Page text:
So many fat people have tried so many diets, exercise plan, and so on… Now, that takes A LOT of willpower. Simply going out in public is, for many big people, an exercise in courage. Because, you know, size bigots are everywhere. And passed a certain size, it often feels like our bodies, our size, become public topics of conversation. So, no, it’s not a matter of (lack of) will.

Sorry for not getting on board the collective weight-madness train. Oh, wait… doesn’t that show a LOT of self-control? Resisting to the constant “standard beauty” brainwash? #JustSaying

And, as fellow francophone plus-size blogger Dix Octobre once said:
“Even if I shoot up with cake, you STILL have to treat me like a human being.”

Obesity isn’t a choice. It’s a result. A consequence. Yes, there is food consumption involved. But there is so much more than that. There is a wide and complex array of economic, social, genetic factors that come into play. (Check out this link from Canadian Obesity Network, an organization with an actual scientific committee, to know more.)

With sincere thanks… But please don’t notice how illogic my comment is.

  • “You’re fat.”
  • “You must be unhealthy.”

I have tweeted this in response to the “you’re fat” argument once. I think it’s still quite on point :

plus-size backpacker fat-shaming i know i'm fat twitter

Also, good job on being able to evaluate my health by looking at… MY PICTURE. You’re so skilled! Even my doctor, who spent forever in university to become a health practitioner, still has to take my blood pressure and send me for blood work to know more about the state of my body.

Even if you WERE an actual doctor, you wouldn’t be able to diagnose me by looking at my picture. You wouldn’t be able to do that even by looking at me, face to face.

Faithfully… But you’re trying to make others fat.

plus-size backpacker fat-shaming fat acceptance not a cult

  • “Stop promoting obesity.”
  • “You’re enabling people who lost weight.”

We ain’t promoting SQUAT.

But just so you understand, here it is, once again.

Obesity and fat-acceptance are not recruiting cults! We are not trying to grow our ranks! With all your hateful reactions, it’s rather hard to convince anyone to voluntarily become fat. Many people do get that it’s not easy to be a fat person in a thin-praising, weight-loss-loving world. The only thing “promoted” in fat-acceptance / fat-positivity is respect. The yearning of being treated equally, whatever our size.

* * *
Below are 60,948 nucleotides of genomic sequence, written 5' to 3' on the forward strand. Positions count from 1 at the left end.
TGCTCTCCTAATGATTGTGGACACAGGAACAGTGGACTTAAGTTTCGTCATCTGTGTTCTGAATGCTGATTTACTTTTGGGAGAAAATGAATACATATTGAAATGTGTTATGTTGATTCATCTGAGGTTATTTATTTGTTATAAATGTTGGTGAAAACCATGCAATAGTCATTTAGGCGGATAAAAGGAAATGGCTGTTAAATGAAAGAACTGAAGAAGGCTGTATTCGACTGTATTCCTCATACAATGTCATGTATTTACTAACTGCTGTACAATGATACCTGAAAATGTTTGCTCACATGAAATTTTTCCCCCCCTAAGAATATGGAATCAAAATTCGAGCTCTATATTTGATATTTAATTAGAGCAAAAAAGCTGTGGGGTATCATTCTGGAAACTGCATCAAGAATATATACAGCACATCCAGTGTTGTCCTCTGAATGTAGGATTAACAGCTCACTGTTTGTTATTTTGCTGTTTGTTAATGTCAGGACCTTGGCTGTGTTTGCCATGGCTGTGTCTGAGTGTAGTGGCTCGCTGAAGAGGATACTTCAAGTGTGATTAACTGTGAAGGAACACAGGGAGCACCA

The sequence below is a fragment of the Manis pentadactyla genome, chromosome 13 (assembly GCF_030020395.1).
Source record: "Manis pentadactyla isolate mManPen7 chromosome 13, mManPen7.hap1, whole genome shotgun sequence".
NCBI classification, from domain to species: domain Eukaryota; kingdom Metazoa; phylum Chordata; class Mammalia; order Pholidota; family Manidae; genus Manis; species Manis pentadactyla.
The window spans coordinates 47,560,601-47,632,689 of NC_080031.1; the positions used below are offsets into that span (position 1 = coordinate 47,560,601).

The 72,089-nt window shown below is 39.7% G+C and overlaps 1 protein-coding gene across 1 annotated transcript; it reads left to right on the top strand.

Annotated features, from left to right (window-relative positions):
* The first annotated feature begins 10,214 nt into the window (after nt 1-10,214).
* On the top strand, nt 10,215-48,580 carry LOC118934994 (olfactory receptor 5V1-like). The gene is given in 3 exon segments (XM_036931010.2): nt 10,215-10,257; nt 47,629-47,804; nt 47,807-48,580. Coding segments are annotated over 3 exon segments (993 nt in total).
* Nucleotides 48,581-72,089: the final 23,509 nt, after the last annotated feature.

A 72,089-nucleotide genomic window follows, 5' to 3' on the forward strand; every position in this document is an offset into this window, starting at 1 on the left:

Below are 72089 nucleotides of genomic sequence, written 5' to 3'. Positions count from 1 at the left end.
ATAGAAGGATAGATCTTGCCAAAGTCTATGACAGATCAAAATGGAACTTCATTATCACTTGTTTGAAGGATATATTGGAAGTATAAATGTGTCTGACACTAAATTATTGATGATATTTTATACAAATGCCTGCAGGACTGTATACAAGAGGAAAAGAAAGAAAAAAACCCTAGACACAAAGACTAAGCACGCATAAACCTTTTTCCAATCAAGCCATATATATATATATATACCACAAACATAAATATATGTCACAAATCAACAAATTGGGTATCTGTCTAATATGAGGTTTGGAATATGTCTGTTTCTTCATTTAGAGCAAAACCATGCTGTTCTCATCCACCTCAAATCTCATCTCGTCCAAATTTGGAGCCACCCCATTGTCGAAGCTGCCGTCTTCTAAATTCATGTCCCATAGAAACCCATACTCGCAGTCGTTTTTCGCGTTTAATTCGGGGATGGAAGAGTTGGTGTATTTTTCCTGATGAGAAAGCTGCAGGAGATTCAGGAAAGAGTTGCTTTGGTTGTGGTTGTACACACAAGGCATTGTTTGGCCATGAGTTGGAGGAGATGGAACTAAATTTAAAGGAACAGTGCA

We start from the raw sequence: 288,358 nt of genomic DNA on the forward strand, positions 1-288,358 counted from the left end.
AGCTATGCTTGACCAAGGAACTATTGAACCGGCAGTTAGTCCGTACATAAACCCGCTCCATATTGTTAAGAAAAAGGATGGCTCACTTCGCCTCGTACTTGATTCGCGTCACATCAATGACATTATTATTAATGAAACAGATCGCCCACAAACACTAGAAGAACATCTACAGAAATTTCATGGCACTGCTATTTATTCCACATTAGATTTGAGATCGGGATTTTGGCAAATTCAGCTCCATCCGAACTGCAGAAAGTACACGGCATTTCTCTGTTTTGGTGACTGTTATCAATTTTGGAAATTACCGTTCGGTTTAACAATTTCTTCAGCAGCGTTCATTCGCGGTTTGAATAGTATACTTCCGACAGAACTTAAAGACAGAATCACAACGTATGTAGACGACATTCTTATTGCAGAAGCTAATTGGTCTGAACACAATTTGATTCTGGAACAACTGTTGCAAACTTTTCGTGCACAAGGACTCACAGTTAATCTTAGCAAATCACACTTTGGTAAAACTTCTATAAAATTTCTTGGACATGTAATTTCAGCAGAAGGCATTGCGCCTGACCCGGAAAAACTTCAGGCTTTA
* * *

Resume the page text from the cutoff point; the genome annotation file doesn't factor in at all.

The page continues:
For fat’s sake, if we even reach fat-tolerance, it would be a great start.

Fat-shaming isn’t – and will never be – a caring act.

Fat-shaming and fat-phobia remain major concerns for us, big people. Because the real discrimination that emanates from it have real consequences in our lives.

Fat-phobia and fat-shaming are… unhealthy. As anyone ever considered the following factors in “early death” contributing factors among fat people?

plus-size backpacker fat-shaming

  • Fat-phobia can cause improper diagnosis / healthcare when all the doctor sees is the weight and doesn’t acknowledge not weight-related issues. This can also create an avoidance of medical care by big people, resulting in complications / death caused by untreated conditions.
  • People living with constant shaming or bullying based on their size/weight are more prone to developing mental health-related conditions, like depression, suicide, but also eating disorders, anxiety, body dysmorphia, self-mutilation, etc. 
  • Size-related stereotypes have serious consequences on career and professional development
  • And there is so much more, but this blog post is already way too long…

Non-fat and ex-fat people need to understand one thing.

Not all fat people are unhappy with their size situation.

Many people – myself included – do live happy, exciting lives, with their larger bodies. Without significant, “weight-related” health conditions. And that fat-shaming is probably the most important cause of concern we have to deal with.

We deserve the same rights and the same respect.
The same chances and opportunities.

We deserve to be in peace, just the way we are.
Nothing more. But, most importantly… NOTHING LESS.


  1. Bravo. Well said. I hated weight watchers meetings because it started to be depressing. I got tired of seeing woman beat themselves up about just eating. I agree being fat doesn’t mean your unhappy. I was one of those people for a long time who said “when I become” a size whatever I thought I needed to be accepted. Plus dieting only makes you gain weight faster in my opinion. 😉
    Great post.

  2. Very well said. I know what you mean about health care professionals being ignorant, too. Okay, you didn’t say ignorant, I did. My long time GP is constantly on me about my weight. According to the charts I am obese. According to my clothes size and what I see in the mirror and what others see, and comment on, I am average weight. But GP looks at scale and that’s it. And I do have other health issues that do not relate to my weight at all. It’s been years and many discussions with my doctor, but she seems to be getting it. But I did dread to go see her many times.

1 Trackback / Pingback

  1. Tess Holliday and the Burden of the Unrepentant Fatty – popularly positive

Leave a Reply

Your email address will not be published.


This site uses Akismet to reduce spam. Learn how your comment data is processed.